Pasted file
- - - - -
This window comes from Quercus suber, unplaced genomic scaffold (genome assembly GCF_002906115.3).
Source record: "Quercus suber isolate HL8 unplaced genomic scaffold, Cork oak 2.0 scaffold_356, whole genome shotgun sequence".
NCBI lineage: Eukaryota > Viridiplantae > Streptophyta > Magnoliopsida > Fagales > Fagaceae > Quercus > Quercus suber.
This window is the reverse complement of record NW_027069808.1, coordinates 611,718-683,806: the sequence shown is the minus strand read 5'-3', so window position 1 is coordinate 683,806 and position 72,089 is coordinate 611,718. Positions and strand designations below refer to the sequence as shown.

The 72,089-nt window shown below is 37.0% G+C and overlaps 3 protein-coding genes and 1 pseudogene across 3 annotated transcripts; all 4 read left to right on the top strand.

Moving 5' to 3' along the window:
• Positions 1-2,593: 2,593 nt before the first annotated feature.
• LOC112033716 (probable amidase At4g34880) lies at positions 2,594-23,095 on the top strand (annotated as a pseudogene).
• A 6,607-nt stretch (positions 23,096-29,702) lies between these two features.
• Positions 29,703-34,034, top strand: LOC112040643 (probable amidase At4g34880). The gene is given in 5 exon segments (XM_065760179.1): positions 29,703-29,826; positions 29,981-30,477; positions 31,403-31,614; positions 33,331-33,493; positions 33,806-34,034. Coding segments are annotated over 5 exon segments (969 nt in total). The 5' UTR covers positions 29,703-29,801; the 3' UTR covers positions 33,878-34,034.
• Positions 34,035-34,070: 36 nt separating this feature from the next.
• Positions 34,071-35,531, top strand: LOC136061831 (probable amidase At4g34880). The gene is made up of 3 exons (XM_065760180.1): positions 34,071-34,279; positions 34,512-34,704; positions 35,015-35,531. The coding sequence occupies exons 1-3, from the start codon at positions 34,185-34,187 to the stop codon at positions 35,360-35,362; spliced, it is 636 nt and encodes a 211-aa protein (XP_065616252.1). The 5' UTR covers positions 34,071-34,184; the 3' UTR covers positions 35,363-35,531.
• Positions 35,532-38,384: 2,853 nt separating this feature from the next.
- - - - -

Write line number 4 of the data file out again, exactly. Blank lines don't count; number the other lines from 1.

This window is the reverse complement of record NW_027069808.1, coordinates 611,718-683,806: the sequence shown is the minus strand read 5'-3', so window position 1 is coordinate 683,806 and position 72,089 is coordinate 611,718. Positions and strand designations below refer to the sequence as shown.